Patricia D. López
Patricia D. López

AUSTIN, September 16 – Today’s reporting on public education has increasingly become a narrow overplay of what we already know.

Rather than solely recycling stories about the somber trends of Latinos, a question we all should be publicly engaged in is: What is the state of Texas going to do about its demographic shift and what are the roles of leadership across multiple levels?

Yes, Texas is and has been experiencing tremendous demographic shifts. In fact, the historical and projected trends showing the disenfranchisement of Texas Latinos in public schools and elsewhere are clear. However, what needs to be clearly articulated to the public are the positions held by current leadership, as it pertains to the educational opportunities that will be afforded to this growing majority, and what public policy solutions entail.

In our current climate, how one addresses young, low-income Latinos is more an issue of politics than mere data.

From a public policy perspective, concerned individuals should demand to know what rights do young Latinos coming of age in Texas have to a high school diploma, a college degree, or a right to vote? Should Texas Latinos be entitled to learning their history, preserving their culture, and mastering multiple languages?

Do Texas leaders feel a responsibility to fairly fund public schools, end high-stakes testing, or hold an expectation that all students be afforded an opportunity to obtain a college education? Are there concerns for the scarcity of Latinos as public school teachers, administrators, superintendents, and school board members?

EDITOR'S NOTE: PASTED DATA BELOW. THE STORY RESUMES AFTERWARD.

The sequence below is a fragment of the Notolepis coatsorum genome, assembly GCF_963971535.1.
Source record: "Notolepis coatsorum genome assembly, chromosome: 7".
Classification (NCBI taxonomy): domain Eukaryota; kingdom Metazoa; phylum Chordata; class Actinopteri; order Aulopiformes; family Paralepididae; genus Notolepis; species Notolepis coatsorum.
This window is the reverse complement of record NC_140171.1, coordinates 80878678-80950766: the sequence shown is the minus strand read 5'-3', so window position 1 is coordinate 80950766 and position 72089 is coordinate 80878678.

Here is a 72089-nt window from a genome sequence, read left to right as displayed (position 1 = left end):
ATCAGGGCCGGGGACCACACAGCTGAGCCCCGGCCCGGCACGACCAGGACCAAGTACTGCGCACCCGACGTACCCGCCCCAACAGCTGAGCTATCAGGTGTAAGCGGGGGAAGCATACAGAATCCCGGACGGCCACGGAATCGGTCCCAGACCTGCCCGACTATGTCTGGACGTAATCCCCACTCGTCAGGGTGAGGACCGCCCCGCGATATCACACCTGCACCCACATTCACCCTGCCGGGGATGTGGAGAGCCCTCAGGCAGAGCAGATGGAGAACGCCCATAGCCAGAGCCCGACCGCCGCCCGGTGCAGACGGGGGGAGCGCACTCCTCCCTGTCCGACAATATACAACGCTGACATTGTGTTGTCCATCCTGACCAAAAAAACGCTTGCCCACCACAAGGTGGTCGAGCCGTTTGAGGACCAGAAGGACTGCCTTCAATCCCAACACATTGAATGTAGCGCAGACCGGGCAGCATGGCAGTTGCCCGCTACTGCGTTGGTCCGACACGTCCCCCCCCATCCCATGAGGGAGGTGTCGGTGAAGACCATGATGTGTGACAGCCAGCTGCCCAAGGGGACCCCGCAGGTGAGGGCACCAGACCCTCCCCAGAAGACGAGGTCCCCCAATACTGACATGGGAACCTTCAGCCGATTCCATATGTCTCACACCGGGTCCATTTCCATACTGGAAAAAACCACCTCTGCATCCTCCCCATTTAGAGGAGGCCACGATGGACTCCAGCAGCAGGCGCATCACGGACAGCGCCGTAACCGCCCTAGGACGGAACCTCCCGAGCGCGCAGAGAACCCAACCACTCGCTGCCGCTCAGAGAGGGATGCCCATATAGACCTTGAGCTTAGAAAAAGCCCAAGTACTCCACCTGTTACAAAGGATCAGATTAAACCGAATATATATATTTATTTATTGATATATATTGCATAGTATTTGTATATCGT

As the demands for a college education increase alongside their rapid growth, are investments in higher education, student financial aid, and completion programs for Latinos top priorities? Is there political will to respond to the parallel scarcity of Latino tenured faculty, staff, and administrators in our public institutions of higher education?

In sum, are Texas Latinos, young and experienced, viewed as viable leaders across every sector of the state?

Educational institutions are noted as primary vehicles utilized to confine the political strength of Latinos ( The demographic shift in Texas is old news. There are a whole lot of us—in and out of the public policy arena—who are waiting for some real news. Confronting larger questions as they relate to how our public institutions—and the people who occupy them—are responding to changing demographics are vital for the future of Latinos and the future of Texas.

What precisely are our leaders going to do to make sure this shift translates into schools that are up to the task of educating young Texans so they are ready to lead the state?

Patricia D. López holds a Ph.D. in Education Policy and is currently working on a manuscript that draws from five years (February 2008-July 2013) of ethnographic data on political actors, advocacy, and the Texas state legislature to discuss the larger politics of state-level policymaking and the issues raised in this piece. Visit her blog, “Public Policy and the Chicano/Latino Community,” at